Talking to Kids About Friendships as They Return to School

By James J. Crist, Ph.D., author of The Survival Guide for Making and Being Friends

James CristThe return to school is just around the corner. Many kids, despite the sadness that comes as summer ends, look forward to seeing friends they missed during the break, and perhaps even to making new friends. For other kids, however, returning to school presents challenges. What if they don’t know anyone in their new classes? Perhaps your child is changing schools, which is even harder for socially anxious kids. Fortunately, there are many ways you can help your children as they prepare to return to school.

The best time to make new friends, or rekindle old friendships, is in the first couple weeks of school. That’s because not everyone knows each other, so students are more open to meeting new classmates. Saying something as simple as, “Hi, Sophia—how was your summer?” can break the ice. For making new friends, you can encourage your child to introduce him or herself to the kids sitting close by in class or in the cafeteria. A simple “Hi, I’m Aadi—what’s your name?” is enough to get started.

One of the most important things you can do for your child is to build his or her self-confidence. This is required for your child to feel comfortable approaching others. Kids can give themselves a pep talk before going to school. Saying to themselves “I can do this!” or “I can be a good friend” helps kids muster the courage to take a chance and start a conversation.

friendly-soccer-fellows-c-godfer-dreamstime_comThink of yourself as your child’s coach or consultant. You can’t do all the work for your child, because this will not teach the skills needed to survive the social world. However, kids do need gentle guidance, a lot of encouragement, praise when they succeed, and understanding when things do not work out the way they wanted. Many kids also need instruction in specific social skills.

At the same time, be careful not to bombard your child with a bunch of suggestions on how to make friends. Instead, start the conversation by asking him or her some questions: How do you feel about going back to school? Are you hoping to make some new friends this year? Is there anyone you knew last year that you’d like to become better friends with?

Before offering suggestions, first ask what he or she thinks might work. Follow up with these questions to get your child thinking about other strategies: Have you watched how other kids in school make friends? Do you think that might give you some good ideas? What can you say to a boy or girl you haven’t met yet? How might you introduce yourself? What can you say to kids at lunch to let them know you are interested in being friends?

Encourage your child to say hello to people on a regular basis. Saying “How are you?” or “How’s it going?” or “What’s up?” shows that you are friendly and interested in talking.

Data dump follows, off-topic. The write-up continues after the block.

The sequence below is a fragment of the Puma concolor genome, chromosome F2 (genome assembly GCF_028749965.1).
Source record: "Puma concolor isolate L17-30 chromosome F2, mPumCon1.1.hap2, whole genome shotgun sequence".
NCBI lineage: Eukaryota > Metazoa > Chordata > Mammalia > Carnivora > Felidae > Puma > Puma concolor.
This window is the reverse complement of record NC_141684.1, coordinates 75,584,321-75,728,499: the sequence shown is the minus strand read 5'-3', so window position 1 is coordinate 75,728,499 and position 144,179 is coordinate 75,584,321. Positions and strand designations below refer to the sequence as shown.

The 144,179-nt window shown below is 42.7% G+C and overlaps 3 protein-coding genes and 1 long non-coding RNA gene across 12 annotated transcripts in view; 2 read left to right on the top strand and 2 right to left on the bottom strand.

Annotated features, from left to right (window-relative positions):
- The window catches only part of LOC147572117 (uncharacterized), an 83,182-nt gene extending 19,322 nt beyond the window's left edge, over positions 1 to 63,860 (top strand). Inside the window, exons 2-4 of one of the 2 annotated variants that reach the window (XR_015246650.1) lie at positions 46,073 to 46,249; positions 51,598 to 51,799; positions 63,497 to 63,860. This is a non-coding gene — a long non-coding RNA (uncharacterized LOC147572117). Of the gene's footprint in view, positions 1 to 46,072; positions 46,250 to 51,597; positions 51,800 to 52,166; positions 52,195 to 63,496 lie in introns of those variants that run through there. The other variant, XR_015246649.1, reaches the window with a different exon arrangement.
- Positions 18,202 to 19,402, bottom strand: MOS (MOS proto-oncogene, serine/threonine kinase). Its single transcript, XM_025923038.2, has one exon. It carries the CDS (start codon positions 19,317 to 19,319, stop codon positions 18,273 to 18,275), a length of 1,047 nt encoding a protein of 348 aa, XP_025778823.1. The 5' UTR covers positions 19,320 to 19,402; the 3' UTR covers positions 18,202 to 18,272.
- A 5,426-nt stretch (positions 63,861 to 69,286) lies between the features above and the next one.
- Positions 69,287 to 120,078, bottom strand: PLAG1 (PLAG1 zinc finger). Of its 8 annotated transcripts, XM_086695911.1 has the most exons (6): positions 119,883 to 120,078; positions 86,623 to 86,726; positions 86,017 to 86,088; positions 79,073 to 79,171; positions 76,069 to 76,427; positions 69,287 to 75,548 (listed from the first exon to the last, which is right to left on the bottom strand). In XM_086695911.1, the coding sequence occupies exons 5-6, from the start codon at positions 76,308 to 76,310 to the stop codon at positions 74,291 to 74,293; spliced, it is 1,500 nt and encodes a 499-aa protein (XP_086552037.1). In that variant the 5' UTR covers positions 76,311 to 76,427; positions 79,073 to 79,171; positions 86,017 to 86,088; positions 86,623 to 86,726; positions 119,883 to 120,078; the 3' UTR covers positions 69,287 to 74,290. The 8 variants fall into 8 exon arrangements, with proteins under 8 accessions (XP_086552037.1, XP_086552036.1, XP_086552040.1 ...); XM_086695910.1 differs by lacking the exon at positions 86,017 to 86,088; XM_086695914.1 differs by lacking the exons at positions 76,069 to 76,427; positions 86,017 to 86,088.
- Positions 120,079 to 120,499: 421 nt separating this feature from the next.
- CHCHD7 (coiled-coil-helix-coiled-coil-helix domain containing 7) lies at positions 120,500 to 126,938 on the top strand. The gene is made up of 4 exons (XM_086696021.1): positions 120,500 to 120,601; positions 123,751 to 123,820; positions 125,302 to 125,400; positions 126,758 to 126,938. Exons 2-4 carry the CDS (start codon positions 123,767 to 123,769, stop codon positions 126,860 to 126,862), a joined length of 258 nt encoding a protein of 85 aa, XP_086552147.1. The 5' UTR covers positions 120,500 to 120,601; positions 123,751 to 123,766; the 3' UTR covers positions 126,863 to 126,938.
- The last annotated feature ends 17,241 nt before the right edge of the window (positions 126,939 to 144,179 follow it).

Some kids have trouble knowing what to talk about. Giving suggestions for conversation topics can be helpful. Here are a few ideas for starting a conversation. Kids can talk about

  • the weather
  • something fun they did recently
  • special events at school, such as dances or parties
  • sporting events, such as a football game they saw recently places they’ve visited
  • things they plan on doing or places they plan on going soon
  • favorite games, foods, books, TV shows, sports

800px-FEMA_-_45056_-_School_Bus_with_children FEMA from wikimedia commonsOne of the most helpful things parents can do for socially anxious kids is to role-play social situations with them. Pretend you are a new kid in class and ask your child to try to make friends with you. Praise whatever positive skills you observe your child using. Then you can play the part of your child and demonstrate methods you think might work. Using a video camera can allow your child to see how his or her behavior might come across to others. Role-playing gives your child safe opportunities to practice social skills.

Helping your child develop empathy is another important thing you can do. Kids who help other kids when they are feeling upset are more successful in making friends. Whenever possible, encourage your child to think about how others may be feeling. Then explore what he or she can do to be helpful. You can do this within the family or by discussing characters in books or movies as examples.

Children who have trouble finding other kids to make friends with might be encouraged to get involved in extracurricular or community activities. Sports are a great way to make friends, as are scouts, youth groups, religious groups, martial arts classes, dance, and volunteering. If possible, talk to the coach or activity leader ahead of time. Let him or her know of your child’s difficulty making friends and see if he or she is receptive to helping.

Remember, making and being friends is a social skill that takes practice. While some kids may be naturals, everyone can benefit from practice and improve their skills.

SGMakingBeingFriendsDr. James J. Crist is a psychologist specializing in children with ADHD, depression, and anxiety disorders. He is the clinical director and a staff psychologist at the Child and Family Counseling Center in Woodbridge, Virginia, where he provides psychological testing and individual, couples, and family psychotherapy for children, adolescents, and adults. He has authored several books, including Mad: How to Deal with Your Anger and Get Respect and What to Do When You’re Cranky & Blue. His new book, The Survival Guide for Making and Being Friends will be out in October. Visit his website at

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